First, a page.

Today's talent is looking for more meaning, more flexibility, and more opportunity. I help organizations change how they think about talent strategy, and develop solutions to eliminate out-of-date practices. If you're struggling to attract great people, create an inspiring culture, or develop a strong leadership pipeline, we should talk.

Talent strategy and organizational development consultant with expertise in the development of high performing culture through employee experience and customer focus. Bestselling author and keynote speaker on the evolution of work, and the power of diversity and flexibility as drivers of business results.

About the Book

Julie’s having a very bad day. She’s a new manager, and her top performer has resigned to escape her, and her own manager is looking on with a skeptical eye.

This is the story of her turnaround.

Being a first-time manager is a tough job. If you were Julie, what would you do? Wouldn’t anyone, given the choice of taking on a leadership role (with a raise), or staying put, have done the same? But no one prepared her for developing co-workers, her former peers, while producing as before and leading the team. Now she’s in over her head.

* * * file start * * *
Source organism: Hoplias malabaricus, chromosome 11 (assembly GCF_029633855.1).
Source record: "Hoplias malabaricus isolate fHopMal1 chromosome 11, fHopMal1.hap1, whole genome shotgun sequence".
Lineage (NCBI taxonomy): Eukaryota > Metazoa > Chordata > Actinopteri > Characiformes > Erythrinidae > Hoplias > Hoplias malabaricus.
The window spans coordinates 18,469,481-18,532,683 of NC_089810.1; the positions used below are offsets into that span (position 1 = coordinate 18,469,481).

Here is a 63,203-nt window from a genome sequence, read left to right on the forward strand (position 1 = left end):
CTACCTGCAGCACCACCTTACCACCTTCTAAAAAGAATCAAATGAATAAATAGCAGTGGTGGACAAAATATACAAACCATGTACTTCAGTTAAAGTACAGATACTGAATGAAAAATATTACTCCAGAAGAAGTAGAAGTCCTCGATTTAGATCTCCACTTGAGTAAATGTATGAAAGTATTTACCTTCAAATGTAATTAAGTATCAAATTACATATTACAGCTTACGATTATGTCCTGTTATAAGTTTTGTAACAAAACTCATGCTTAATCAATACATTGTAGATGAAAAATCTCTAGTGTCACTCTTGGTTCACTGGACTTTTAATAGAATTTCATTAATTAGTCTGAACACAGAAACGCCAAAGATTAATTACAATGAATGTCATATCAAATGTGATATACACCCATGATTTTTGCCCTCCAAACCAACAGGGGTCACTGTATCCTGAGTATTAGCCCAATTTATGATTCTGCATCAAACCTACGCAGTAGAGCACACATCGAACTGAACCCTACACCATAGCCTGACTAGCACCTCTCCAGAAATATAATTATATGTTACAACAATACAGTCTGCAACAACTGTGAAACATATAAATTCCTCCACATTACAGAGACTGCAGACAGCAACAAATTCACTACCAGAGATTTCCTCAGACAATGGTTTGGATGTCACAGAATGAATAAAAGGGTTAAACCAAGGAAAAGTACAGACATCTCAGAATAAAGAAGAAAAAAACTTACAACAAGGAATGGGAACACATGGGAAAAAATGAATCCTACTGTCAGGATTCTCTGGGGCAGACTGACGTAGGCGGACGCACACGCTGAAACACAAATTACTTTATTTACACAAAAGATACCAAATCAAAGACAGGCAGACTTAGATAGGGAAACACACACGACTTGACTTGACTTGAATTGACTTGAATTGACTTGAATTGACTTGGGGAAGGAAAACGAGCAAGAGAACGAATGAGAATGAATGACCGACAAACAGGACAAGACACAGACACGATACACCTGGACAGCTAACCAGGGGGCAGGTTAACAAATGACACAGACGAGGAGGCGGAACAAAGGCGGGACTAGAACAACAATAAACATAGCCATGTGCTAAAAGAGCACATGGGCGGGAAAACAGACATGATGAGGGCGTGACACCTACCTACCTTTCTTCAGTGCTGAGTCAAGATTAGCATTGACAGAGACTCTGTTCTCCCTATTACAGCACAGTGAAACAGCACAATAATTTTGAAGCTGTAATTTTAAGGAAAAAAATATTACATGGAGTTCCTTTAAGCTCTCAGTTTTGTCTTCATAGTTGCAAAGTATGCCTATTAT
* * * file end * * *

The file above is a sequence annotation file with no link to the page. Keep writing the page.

Author Katy Tynan understands. In her new book, How Did I Not See This Coming? A Manager’s Guide to Avoiding Total Disaster, Tynan unlocks the truths about management, showing that first-time managers are basically on a journey without a map. It’s not that employers aren’t investing in their new managers, she says, or that the people in leadership don’t care, but they are no longer close to the raw experience of being a new manager. What’s more, most management books are written by experts who lack the memory of first-time failure.

In How Did Not See This Coming?, Tynan tells the fictional story of Julie, a onetime star producer, to illustrate how a new manager can successfully make the shift from a role without leadership responsibilities to one with them. Along the way, Tynan offers the five basic truths about management—starting with recognizing team values and strengths—truths that can be learned by anyone. You, too, can be the manager everyone’s talking about—in a good way—because you’re the one who figured it out.

Order the book here: www.td.org/books/how-did-i-not-see-this-coming

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